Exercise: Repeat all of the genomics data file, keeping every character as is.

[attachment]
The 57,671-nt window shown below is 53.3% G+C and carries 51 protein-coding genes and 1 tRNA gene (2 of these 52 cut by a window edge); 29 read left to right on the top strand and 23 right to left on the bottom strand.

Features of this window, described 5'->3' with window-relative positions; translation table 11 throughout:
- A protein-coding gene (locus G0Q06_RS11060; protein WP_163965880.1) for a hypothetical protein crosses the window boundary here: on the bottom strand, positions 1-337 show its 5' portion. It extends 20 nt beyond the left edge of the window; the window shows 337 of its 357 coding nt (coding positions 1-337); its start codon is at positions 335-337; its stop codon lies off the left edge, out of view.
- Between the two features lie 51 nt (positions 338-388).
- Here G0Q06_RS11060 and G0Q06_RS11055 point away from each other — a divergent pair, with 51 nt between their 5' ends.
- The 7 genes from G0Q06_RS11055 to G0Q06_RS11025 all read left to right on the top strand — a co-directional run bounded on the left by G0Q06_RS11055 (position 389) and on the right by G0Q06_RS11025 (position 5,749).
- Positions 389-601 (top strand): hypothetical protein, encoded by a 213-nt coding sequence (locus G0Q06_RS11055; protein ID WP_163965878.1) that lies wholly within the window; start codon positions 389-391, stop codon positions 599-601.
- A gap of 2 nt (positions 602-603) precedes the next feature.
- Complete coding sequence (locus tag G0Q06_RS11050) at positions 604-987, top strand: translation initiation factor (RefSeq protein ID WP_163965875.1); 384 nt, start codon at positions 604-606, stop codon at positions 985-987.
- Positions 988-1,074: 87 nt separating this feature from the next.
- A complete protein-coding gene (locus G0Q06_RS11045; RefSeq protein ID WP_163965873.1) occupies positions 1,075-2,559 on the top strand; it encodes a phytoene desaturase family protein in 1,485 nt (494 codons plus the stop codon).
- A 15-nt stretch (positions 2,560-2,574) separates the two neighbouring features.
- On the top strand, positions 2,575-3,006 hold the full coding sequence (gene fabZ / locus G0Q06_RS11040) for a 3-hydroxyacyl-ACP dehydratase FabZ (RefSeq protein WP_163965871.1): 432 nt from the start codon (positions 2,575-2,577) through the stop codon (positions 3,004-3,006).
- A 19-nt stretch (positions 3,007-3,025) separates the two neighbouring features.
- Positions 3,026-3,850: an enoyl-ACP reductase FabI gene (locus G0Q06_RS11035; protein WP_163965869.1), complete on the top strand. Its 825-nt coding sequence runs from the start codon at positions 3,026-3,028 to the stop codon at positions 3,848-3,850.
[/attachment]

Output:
The 57,671-nt window shown below is 53.3% G+C and carries 51 protein-coding genes and 1 tRNA gene (2 of these 52 cut by a window edge); 29 read left to right on the top strand and 23 right to left on the bottom strand.

Features of this window, described 5'->3' with window-relative positions; translation table 11 throughout:
- A protein-coding gene (locus G0Q06_RS11060; protein WP_163965880.1) for a hypothetical protein crosses the window boundary here: on the bottom strand, positions 1-337 show its 5' portion. It extends 20 nt beyond the left edge of the window; the window shows 337 of its 357 coding nt (coding positions 1-337); its start codon is at positions 335-337; its stop codon lies off the left edge, out of view.
- Between the two features lie 51 nt (positions 338-388).
- Here G0Q06_RS11060 and G0Q06_RS11055 point away from each other — a divergent pair, with 51 nt between their 5' ends.
- The 7 genes from G0Q06_RS11055 to G0Q06_RS11025 all read left to right on the top strand — a co-directional run bounded on the left by G0Q06_RS11055 (position 389) and on the right by G0Q06_RS11025 (position 5,749).
- Positions 389-601 (top strand): hypothetical protein, encoded by a 213-nt coding sequence (locus G0Q06_RS11055; protein ID WP_163965878.1) that lies wholly within the window; start codon positions 389-391, stop codon positions 599-601.
- A gap of 2 nt (positions 602-603) precedes the next feature.
- Complete coding sequence (locus tag G0Q06_RS11050) at positions 604-987, top strand: translation initiation factor (RefSeq protein ID WP_163965875.1); 384 nt, start codon at positions 604-606, stop codon at positions 985-987.
- Positions 988-1,074: 87 nt separating this feature from the next.
- A complete protein-coding gene (locus G0Q06_RS11045; RefSeq protein ID WP_163965873.1) occupies positions 1,075-2,559 on the top strand; it encodes a phytoene desaturase family protein in 1,485 nt (494 codons plus the stop codon).
- A 15-nt stretch (positions 2,560-2,574) separates the two neighbouring features.
- On the top strand, positions 2,575-3,006 hold the full coding sequence (gene fabZ / locus G0Q06_RS11040) for a 3-hydroxyacyl-ACP dehydratase FabZ (RefSeq protein WP_163965871.1): 432 nt from the start codon (positions 2,575-2,577) through the stop codon (positions 3,004-3,006).
- A 19-nt stretch (positions 3,007-3,025) separates the two neighbouring features.
- Positions 3,026-3,850: an enoyl-ACP reductase FabI gene (locus G0Q06_RS11035; protein WP_163965869.1), complete on the top strand. Its 825-nt coding sequence runs from the start codon at positions 3,026-3,028 to the stop codon at positions 3,848-3,850.